Thursday, February 9, 2012/
Given the sheer number of Australians who own shares in Telstra, the giant’s profit results are closely watched.
This morning the company posted a 23% rise in first half profit to $1.468 billon, with revenue up 1.1% to $12.4 billion.
The profit jump looks good on the surface, but analysts were expecting profit to come in at around $1.518 billion, so it will be interesting to see how the market reacts to the result.
While much of the focus with Telstra concerns the NBN (which the company says will have no material impact on its results in the 2012 financial year), buried away in the results is the sad tale of the performance of Sensis, the division responsible for Telstra’s famous Yellow Pages directories.
Revenue within the division fell more than 24% in the six months to December 31, with earnings before interest and tax down 69%. To be fair, the result was impacted by the later release of the Perth Yellow Pages; Telstra says total income would have declined by 16.5% and EBITDA would have fallen by 38.6%.
The result comes in year one of the three-year digital strategy put in place by Sensis chief Bruce Akhurst in March last year.
As Business Spectator‘s Stephen Bartholomeusz wrote, it was clear in the first half of the 2011 financial year that the wall at Akhurst had tried to build around the Yellow Pages directory has cracked.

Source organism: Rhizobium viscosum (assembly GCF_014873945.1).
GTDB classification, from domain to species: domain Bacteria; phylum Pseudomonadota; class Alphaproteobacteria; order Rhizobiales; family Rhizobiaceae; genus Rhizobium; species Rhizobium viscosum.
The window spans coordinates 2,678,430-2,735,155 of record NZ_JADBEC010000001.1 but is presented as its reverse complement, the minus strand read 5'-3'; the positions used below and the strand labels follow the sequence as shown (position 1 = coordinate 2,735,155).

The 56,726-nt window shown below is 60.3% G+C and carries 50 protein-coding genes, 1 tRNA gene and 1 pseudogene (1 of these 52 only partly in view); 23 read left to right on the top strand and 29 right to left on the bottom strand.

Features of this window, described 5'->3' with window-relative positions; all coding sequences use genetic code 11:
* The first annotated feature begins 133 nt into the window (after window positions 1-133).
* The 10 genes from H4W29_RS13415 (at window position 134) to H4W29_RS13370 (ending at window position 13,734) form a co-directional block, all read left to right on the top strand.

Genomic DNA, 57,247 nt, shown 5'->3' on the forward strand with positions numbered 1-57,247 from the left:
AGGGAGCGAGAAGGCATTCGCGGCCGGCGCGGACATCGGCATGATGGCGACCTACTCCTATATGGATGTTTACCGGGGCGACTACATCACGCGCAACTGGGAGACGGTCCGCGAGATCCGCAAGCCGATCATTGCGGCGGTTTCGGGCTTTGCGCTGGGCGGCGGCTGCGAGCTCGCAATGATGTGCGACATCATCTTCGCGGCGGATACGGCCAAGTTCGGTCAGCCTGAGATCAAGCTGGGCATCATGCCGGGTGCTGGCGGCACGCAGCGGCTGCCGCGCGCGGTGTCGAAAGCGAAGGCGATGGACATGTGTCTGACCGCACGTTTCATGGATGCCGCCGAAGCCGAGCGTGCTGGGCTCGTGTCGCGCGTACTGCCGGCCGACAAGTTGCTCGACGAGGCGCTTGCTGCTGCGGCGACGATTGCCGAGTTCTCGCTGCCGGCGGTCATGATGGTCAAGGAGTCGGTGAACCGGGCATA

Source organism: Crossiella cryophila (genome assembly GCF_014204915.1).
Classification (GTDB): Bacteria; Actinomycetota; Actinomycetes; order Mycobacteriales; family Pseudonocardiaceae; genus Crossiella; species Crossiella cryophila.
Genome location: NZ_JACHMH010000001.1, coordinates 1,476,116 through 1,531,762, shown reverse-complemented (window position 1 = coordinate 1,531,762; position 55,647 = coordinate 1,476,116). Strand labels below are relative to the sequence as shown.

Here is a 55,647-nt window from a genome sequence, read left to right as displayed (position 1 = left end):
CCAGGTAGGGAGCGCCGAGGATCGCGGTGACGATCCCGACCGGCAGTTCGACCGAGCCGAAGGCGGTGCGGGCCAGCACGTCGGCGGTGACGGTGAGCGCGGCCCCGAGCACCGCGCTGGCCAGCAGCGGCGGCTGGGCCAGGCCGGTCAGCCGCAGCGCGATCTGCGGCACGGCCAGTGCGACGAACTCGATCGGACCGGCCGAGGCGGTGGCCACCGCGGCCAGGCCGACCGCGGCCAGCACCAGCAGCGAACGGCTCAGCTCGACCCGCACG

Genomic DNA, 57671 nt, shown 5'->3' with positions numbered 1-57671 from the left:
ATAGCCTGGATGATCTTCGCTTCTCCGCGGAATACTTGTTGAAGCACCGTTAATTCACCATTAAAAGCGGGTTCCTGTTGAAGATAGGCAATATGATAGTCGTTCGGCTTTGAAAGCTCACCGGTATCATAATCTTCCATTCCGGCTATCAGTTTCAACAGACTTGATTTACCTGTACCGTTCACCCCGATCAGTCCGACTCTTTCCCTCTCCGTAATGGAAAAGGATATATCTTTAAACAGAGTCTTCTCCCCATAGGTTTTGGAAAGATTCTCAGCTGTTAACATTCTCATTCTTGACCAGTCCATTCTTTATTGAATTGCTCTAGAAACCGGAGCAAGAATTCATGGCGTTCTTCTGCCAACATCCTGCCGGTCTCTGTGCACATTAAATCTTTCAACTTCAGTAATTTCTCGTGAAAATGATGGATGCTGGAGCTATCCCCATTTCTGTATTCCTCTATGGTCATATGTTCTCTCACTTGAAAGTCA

Today’s result reveals those cracks are getting bigger – Yellow Pages revenue fell 35.2% to $248 million in the half year.
The question for Sensis is whether its digital strategy – which involve the company doing tie-ups with the likes of Yelp, selling search services such as Google AdWords, offering digital marketing packages and even building simple websites – can be implemented and executed quickly enough.
The commentary in today’s result suggests that the digital tide is moving a lot quicker than Sensis thought it would.
“The advertising and directories market’s shift to digital marketing is occurring faster than we expected. This is having a significant impact on Sensis, with Yellow Pages print revenues declining more than expected,” the company says at one point.
“The market’s shift to digital marketing is occurring faster than expected, caused by higher cancellations and in turn driving declining yields as customers migrate their advertising solutions,” it says later in the half-year report.
Even the good news that Yellow Pages digital sales were up 7% in the half had to be tempered.
“Digital demand is taking longer to monetise than expected due to longer than expected sales completion times,” the company said.
Putting aside the question as to why it took Sensis until 2011 to unveil a three-year digital strategy, it would appear that Akhurst and his team find themselves in a situation where the market has got away from them.
The huge decline in the EBIDTA margin of the Sensis business – down from 41.4% to 24.6% – shows how hard the business is being hit and goes some way to explaining why the group cut 200 jobs last year.
With its digital strategy, Sensis is finally aiming at the right part of the SME market. But today’s commentary suggests Sensis has underestimated the time it has to make its transition from print to online.
Can it win enough of this digital advertising market, quickly enough? The clock appears to be ticking.